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Strategies of extending flower longevity countering senescence/PCD

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Auxin=10-3M

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5µM NAA 1mM AVG

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Effect of pulsing treatment with NAA and AVG and their combination on vase life of inflorescence and opened flowers of Eustoma 5µM NAA, 1µM AVG Yumoto and Ichimura, 2010

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Role of cytokinins on flower senescence Cytokinin known to counteract ethylene action Cytokinin applications to flowers Delay senescence Increases vase solution uptake Reducing ion leakage Maintaining cellular integrity and proteins Reduce ethylene biosynthesis Inhibits activity of ACC synthase and oxidase Cytokinins (CKs)

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Effect of concentration of cytokinins on longevity and flower diameter of carnation cv.‘Charlotte’ Anna and Danuta, 2003

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Effect of pulse treatment with KIN on ethylene production and activity of ACC oxidase in carnation flower

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Effect of pulse treatment with BA on vase life carnation flower Effect of pulse treatment with KIN on vase life carnation flower Effect of pulse treatment with cytokinins on vase life of carnation flower Contd…….

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0.5mM TDZ, 0.22mM BA and/or 1mM GA3

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Contd….. S-1 S-2 S-3

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Gibberellins Effect of GA3 on post harvest quality and vase life of gerbera cut flower Effect of GA3 on bent neck, dry matter and water content of gerbera cut flower

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Effect of PGRs with sucrose on FW and DW of cut spike 3 DAT, maximum number of open flowers at any one time per spike and total solution uptake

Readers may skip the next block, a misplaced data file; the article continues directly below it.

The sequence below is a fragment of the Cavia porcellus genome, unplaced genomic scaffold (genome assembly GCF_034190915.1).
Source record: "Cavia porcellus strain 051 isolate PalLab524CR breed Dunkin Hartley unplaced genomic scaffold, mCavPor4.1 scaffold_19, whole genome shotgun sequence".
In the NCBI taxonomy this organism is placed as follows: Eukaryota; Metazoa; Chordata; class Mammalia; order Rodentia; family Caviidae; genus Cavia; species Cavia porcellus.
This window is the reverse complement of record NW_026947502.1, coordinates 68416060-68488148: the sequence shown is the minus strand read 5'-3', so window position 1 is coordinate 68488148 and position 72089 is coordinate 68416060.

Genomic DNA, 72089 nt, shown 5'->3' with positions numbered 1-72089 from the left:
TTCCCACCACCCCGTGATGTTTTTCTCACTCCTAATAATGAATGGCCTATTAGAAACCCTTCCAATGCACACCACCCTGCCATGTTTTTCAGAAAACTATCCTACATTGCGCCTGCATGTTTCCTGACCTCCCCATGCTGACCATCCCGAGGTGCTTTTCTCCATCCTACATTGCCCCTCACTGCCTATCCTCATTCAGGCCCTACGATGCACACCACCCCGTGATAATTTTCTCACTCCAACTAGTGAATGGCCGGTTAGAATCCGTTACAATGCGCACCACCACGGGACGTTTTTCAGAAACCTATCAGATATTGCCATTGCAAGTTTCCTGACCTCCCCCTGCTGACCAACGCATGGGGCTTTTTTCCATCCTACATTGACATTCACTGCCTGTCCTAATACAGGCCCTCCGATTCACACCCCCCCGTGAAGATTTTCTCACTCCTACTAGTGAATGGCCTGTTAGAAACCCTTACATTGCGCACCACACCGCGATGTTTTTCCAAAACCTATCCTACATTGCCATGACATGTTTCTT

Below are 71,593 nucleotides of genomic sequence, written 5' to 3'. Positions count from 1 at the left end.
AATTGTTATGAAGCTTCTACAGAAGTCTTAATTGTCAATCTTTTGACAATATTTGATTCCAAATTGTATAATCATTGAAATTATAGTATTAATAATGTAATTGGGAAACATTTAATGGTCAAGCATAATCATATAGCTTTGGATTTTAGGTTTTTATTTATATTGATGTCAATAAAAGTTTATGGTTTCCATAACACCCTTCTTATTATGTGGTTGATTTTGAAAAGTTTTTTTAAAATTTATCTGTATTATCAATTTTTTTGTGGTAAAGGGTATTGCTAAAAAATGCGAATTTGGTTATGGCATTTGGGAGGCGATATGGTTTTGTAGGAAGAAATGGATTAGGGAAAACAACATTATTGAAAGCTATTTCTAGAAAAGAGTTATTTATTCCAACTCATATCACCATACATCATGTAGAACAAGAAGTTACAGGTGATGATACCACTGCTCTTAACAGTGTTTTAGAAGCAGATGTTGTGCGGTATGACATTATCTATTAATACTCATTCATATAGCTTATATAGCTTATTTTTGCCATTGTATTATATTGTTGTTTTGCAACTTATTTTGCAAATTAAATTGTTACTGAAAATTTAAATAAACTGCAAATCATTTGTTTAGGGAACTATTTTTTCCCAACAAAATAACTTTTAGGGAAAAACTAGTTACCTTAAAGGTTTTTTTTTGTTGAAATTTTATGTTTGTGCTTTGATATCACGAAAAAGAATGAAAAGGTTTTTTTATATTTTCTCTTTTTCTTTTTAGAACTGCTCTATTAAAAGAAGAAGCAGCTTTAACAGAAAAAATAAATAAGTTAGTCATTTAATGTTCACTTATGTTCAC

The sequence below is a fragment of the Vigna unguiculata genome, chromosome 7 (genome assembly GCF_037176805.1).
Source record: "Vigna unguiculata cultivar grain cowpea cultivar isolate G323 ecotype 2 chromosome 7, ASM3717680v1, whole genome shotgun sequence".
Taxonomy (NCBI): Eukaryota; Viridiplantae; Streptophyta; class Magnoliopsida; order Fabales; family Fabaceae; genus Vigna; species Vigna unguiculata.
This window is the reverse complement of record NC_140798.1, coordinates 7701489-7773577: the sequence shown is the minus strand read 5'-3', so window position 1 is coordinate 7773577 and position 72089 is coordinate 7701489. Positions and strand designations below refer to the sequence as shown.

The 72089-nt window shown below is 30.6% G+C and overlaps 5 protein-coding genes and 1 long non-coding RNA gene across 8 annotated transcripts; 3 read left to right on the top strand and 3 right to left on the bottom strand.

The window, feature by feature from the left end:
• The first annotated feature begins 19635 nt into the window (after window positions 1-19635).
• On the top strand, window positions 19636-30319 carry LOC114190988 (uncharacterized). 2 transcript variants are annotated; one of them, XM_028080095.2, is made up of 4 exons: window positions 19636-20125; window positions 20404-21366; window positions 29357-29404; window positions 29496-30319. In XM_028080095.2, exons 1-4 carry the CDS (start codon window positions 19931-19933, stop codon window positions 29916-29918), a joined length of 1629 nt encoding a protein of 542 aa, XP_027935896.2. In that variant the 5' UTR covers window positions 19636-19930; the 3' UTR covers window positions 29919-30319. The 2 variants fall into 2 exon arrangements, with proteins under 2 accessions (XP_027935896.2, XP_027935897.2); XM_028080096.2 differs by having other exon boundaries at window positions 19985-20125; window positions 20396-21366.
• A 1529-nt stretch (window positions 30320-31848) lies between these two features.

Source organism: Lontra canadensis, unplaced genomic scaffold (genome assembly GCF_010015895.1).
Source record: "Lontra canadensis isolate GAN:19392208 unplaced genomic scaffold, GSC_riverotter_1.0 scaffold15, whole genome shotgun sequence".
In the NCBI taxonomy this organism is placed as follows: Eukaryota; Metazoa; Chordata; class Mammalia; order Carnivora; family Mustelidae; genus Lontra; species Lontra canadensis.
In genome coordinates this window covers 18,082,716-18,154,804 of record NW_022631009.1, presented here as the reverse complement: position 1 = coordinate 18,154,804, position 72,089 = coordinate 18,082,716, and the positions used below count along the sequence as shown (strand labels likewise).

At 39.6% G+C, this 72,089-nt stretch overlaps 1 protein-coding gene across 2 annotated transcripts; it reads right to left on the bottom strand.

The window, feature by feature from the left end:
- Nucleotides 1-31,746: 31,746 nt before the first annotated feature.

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Contd… Effect of PGRs with sucrose in the vase solutions on membrane stability index (MSI) and vase life of gladiolus

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Pandey et al., 2000 PAs biosynthetic pathways SAM= S-adenosylmethionine MGBG= methylglyoxal-bis-(guanylhydrazone) Polyamines (PAs) PAs are a effective anti-senescence agents and found to retard chlorophyll loss, membrane deterioration and increases in RNase and protease activities, It play a crucial role in suppressing the onset of senescence Endogenous polyamines (spermine and spermidine) suppress ethylene production

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“tug of war” between polyamines and ethylene Pandey et al., 2000

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Changes in the levels of polyamines in the petals of rose during different postharvest periods Sood and Nagar, 2008

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Studies on the effect of foliar application of putrescine on fresh wt. and dry wt. of gladiolus flower Nahed et al., 2009

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It is generally known as a strong growth inhibitor and a senescence stimulating factor but it also control stomata closure in plants Under water stress condition, turgor pressure declines and it results in an increase in cytosolic and apoplanstic ABA levels Abscisic acid (ABA)

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S1= closed bud; S2= closed and heavily pigmented bud; S3= commercial stage; S4= sepals completely opened, S5= petals completely unfolded; S6,= flower completely senesced with petal bluing

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ABA conc. and rate of ethylene evolution in rose petals at different stages of senescence Condt….. Abscisic acid concentration (ng g-1 Fw) Rate of ethylene evolution (nl g-1 Fw h-1)

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Effectiveness of PGRs depend upon the developmental stages of flowers Auxin alone did not increase vase life of flower but extended the vase life with combination of other PGRs CKs and GA are the most potent PGRs for increasing the vase life Combinations of CKs and GA3 with sucrose enhanced the vase life PGRs decreased the production of ROS PAs are a effective anti-senescence agents which help in slow down the senescence process ABA and ethylene both stimulate senescence and suggested ethylene production linked with ABA concentration Cultivar may also be a factor affecting the efficiency of PGRs in delaying flower senescence Higher conc. of PGRs may promote the flower senescence Conclusion